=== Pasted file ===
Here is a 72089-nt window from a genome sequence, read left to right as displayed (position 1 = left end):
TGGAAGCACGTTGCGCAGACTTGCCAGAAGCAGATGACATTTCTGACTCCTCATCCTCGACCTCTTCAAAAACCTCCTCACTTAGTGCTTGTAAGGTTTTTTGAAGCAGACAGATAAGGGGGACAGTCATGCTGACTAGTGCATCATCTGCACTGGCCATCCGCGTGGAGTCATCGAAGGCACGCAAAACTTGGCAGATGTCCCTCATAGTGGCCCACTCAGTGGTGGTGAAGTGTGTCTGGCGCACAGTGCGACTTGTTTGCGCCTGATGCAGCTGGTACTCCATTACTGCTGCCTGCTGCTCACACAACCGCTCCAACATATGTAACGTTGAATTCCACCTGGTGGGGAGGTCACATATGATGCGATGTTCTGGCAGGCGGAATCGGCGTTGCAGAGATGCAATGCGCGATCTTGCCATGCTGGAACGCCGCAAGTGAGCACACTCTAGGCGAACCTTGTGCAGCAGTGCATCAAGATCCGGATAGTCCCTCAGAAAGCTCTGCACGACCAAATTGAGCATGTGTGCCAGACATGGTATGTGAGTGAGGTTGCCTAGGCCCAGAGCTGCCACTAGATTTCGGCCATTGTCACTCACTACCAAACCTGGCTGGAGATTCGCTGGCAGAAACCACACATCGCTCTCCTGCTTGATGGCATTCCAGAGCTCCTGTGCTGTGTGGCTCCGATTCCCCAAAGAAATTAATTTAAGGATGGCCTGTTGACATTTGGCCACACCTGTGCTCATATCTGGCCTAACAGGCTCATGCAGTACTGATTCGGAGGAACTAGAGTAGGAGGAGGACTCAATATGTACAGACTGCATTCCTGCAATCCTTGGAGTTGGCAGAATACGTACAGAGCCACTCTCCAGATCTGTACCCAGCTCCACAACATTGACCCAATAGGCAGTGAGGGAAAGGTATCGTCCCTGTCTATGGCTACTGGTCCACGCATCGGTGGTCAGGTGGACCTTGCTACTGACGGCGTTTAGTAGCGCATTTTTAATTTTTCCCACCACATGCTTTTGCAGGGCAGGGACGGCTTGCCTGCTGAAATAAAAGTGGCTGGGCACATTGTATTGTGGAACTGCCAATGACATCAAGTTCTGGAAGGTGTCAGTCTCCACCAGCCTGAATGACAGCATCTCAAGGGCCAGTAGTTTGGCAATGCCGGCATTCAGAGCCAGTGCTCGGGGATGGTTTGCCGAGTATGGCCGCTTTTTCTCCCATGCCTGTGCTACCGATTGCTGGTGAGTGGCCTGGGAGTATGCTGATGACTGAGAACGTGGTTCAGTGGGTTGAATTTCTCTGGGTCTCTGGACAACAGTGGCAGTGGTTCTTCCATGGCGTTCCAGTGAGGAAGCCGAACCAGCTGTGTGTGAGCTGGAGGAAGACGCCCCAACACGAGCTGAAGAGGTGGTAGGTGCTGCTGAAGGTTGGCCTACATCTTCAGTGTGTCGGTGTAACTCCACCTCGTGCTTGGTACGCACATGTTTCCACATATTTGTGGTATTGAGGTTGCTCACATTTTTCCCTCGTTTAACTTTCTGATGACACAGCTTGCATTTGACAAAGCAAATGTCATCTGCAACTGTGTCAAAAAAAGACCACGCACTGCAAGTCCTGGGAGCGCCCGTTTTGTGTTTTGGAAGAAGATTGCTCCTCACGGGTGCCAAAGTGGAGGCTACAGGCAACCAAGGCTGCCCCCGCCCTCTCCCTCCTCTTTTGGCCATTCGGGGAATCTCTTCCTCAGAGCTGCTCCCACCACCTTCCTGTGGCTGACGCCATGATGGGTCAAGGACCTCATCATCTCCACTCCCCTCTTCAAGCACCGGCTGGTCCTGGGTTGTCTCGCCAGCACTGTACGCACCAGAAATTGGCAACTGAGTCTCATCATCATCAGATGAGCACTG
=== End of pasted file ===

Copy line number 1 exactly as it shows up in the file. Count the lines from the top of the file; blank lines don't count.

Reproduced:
Here is a 72089-nt window from a genome sequence, read left to right as displayed (position 1 = left end):